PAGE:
Contact Lens Options in Maturity

Considering the vast number of changes our bodies undergo as part of the normal aging process, one the most predictable, and one often considered a hallmark of middle age, is the onset of presbyopia. This is the very normal, progressive loss of the ability to keep the eyes in focus at close reading distances. The age of onset is typically late 30’s to early 40’s. There are rare exceptions, and some individuals do manage to hold out into their 50’s. Eventually, however, we all must accept this increasingly obvious complication. This problem can be especially distressing for those individuals who have been wearing contact lens corrections up to this time. Having spent 32 plus years assisting patients, family and friends cope with this change, I would like to offer some simple observations and suggestions for keeping contact lens wear as a functional option. These observations pertain to both rigid and soft contact lens wearers, but the vast majority of those affected now have probably been wearing soft contacts since the 70’s or 80’s.

Cheaters – Elegant Simplicity

Most contact lens wearers, especially those involved in recreational or competitive sports, are well-advised to stay with their current distance-correcting lenses and simply use inexpensive, commercially available reading glasses for close vision tasks. In the early stages of presbyopia reading assistance is usually needed only for certain situations, such as low lighting in restaurants and theaters, or for extremely small printed details, like maps and medicine bottles. With advancing age, as the reading issues become more profound, other options, such as multi-focal contact lenses, can be explored. The use of simple reading glasses retains the good distance vision from the old contact lenses and provides very effective near vision. As the presbyopia deepens, stronger reader powers will be required, and different powers will be needed for different working distances. Reading a book at 16 inches requires as stronger reading lens than working at a computer monitor at 22 inches. Cheaters are available everywhere, and can be a fun fashion accessory. They are also available in safety glass and sunglass designs.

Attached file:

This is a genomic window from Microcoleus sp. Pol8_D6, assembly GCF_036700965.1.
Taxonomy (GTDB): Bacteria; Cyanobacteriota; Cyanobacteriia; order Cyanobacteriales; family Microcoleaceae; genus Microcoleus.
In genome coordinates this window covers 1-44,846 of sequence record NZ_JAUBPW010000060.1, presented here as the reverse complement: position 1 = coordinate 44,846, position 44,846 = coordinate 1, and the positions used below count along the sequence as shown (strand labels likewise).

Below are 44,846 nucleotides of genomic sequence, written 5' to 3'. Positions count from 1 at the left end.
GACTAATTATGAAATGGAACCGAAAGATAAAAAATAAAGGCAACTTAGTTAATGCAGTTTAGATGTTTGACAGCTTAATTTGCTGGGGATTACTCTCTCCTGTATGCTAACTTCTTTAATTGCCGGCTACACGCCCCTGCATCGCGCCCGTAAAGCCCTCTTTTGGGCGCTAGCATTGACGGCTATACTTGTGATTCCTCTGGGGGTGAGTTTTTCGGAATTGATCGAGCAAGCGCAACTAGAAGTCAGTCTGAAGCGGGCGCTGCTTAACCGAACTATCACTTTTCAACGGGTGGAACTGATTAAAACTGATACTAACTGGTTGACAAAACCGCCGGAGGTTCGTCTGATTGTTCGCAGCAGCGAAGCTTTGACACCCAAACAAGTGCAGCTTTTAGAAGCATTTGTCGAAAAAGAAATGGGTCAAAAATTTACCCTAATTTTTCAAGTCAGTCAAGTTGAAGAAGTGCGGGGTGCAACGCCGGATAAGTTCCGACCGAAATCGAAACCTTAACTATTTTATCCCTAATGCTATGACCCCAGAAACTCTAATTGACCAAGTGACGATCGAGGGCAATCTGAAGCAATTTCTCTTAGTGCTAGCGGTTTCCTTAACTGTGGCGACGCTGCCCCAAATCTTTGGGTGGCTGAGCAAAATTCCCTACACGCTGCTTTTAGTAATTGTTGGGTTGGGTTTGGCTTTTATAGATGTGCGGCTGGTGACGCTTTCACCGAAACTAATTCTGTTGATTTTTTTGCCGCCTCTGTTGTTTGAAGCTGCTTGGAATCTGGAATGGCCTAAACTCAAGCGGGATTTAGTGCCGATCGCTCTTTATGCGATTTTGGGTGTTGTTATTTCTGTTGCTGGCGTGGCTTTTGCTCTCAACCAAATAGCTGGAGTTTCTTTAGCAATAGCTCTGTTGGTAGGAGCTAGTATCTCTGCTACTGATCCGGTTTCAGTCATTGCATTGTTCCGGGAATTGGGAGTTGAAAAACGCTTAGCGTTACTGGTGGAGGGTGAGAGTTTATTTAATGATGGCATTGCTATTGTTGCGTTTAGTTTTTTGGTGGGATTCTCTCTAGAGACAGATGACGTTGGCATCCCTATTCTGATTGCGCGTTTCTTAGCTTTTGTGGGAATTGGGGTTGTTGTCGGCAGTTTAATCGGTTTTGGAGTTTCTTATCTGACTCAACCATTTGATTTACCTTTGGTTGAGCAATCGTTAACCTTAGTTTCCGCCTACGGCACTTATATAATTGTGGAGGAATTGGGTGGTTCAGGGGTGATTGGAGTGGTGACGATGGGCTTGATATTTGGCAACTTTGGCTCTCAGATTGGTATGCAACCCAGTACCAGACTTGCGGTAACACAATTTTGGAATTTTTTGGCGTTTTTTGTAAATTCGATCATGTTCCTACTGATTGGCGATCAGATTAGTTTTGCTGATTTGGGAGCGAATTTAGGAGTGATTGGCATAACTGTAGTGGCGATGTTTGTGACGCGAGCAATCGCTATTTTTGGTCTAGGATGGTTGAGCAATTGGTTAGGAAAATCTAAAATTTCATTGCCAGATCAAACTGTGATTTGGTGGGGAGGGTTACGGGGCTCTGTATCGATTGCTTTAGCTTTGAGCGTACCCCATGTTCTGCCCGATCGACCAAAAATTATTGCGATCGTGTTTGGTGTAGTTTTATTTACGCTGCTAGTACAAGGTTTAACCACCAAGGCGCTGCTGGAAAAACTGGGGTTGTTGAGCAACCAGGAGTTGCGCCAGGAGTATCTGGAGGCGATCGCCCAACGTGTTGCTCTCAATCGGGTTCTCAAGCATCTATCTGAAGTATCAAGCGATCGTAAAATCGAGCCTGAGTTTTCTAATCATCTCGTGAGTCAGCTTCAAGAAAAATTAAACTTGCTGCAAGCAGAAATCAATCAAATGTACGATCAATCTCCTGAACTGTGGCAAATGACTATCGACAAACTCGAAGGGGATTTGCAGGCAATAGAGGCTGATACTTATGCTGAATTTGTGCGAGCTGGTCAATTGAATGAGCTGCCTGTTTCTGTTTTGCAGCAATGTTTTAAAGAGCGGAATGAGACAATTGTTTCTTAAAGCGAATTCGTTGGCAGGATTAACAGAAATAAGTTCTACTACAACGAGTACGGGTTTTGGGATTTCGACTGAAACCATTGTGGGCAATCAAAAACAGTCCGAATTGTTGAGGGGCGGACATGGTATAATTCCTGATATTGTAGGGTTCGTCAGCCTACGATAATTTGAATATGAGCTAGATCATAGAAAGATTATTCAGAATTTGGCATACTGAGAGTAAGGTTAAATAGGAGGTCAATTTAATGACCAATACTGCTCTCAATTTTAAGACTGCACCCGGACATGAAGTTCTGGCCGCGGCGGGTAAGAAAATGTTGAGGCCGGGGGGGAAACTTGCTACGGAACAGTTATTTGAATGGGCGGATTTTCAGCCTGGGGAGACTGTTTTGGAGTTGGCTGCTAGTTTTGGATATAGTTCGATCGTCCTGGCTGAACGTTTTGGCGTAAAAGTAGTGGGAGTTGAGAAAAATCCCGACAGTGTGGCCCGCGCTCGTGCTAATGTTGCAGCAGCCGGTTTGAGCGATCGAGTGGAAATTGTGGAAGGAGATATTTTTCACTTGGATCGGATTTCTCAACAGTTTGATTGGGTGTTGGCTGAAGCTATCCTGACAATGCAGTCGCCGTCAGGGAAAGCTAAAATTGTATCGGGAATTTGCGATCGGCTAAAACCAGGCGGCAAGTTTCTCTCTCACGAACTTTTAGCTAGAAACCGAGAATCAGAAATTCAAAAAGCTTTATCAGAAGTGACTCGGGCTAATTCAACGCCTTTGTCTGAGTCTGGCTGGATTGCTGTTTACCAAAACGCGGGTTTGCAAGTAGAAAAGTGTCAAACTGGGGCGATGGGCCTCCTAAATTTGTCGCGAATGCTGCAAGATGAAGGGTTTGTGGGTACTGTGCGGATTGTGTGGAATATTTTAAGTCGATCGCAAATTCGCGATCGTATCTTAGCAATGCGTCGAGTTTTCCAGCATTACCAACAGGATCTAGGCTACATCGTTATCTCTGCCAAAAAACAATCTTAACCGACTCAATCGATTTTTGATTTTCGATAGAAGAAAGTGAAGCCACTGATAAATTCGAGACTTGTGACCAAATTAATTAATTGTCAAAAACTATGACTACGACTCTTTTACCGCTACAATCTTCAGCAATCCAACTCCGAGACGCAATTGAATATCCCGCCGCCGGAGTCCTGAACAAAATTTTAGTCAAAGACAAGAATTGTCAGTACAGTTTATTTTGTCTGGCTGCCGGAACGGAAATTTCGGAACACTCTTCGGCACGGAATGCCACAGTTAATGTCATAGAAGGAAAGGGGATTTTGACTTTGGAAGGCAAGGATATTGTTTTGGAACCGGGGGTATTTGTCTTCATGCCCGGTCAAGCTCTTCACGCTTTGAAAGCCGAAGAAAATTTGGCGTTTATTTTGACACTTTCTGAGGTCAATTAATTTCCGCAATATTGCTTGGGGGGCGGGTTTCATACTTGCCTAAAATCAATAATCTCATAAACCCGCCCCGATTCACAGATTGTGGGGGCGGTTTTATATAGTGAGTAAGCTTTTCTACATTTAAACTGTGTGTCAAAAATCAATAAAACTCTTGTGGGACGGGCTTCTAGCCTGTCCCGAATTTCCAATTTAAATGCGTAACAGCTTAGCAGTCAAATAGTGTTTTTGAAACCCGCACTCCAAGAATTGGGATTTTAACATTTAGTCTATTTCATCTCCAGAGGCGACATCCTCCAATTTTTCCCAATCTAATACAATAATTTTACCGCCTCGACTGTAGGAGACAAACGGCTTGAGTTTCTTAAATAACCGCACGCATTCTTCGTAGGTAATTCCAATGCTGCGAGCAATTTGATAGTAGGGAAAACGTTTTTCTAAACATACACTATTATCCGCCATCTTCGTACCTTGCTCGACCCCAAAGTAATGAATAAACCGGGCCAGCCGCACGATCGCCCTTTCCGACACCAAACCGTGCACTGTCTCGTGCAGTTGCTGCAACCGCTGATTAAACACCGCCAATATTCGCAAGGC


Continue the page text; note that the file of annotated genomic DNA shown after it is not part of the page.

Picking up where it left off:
Mono-vision – History Revisited

The old photos of historical figures wearing monocles depict a vision correction still widely employed today, especially among contact lens wearers. The long absence of functional multifocal contact lens options resulted in patients and their eye doctors seeking some means of dealing with presbyopia without the use of the stigmatizing reading glasses. The technique of correcting the vision in one eye for distance and the other eye for reading is called mono-vision. This acuvue ancient technique is very easy to try, especially with modern soft contact lenses, but it is poorly tolerated by the majority of patients who attempt it. Obviously, mono-vision will disrupt normal binocular vision and interfere with distance visual acuity and depth perception. Curiously, those who are able to tolerate the imbalance do surprisingly well for many years. Mono-vision must never be used by individuals requiring optimum distance vision and binocularity, such as commercial vehicle operators, pilots, or professionals involved with precise, near-point depth tasks. A simple trial in the eye doctor’s office can determine if this go-or-no-go application is viable.

Multi-focal Contact Lenses – Slowly Getting There

Multi-focal contacts have been available in rigid contact lens designs for over fifty years, but not until the fairly recent explosion of availability in soft lens configurations have they been a truly viable option for the huge population of emerging presbyopes. All of the major soft contact lens manufacturers have entered the multi-focal market. Lenses are available in a wide variety of materials, both conventional daily-wear and new, oxygen-permeable silicon materials. Even significantly astigmatic patients now have multi-focal lens options available to them. Virtually all of the new multi-focal designs employ a feature called simultaneous vision, wherein the eye is viewing through both the distance and near part of the lens all of the time. The different companies try different combinations and arrangements of the two optical zones, but there remains a significant similarity in all of the designs. Practically speaking, this means that the two distinct power zones inevitably get in each other’s way. The problem most frequently reported by my patients is a significant reduction in visual acuity during night driving, with annoying amounts of flare around lights. This results from the enlarged, dark-adapted pupil allowing more light to enter through the two conflicting zones of the contact lens. Some patients are much better able to cope with this than others. I have had some considerable success using a modern form of mono-vision, with a distance-only lens on one eye and a bifocal on the other. Fitting multi-focal contact lenses involves a great deal of necessary trial-and-error, and it is critical that there be significant communication between patient and doctor if there is to be a truly functional result.

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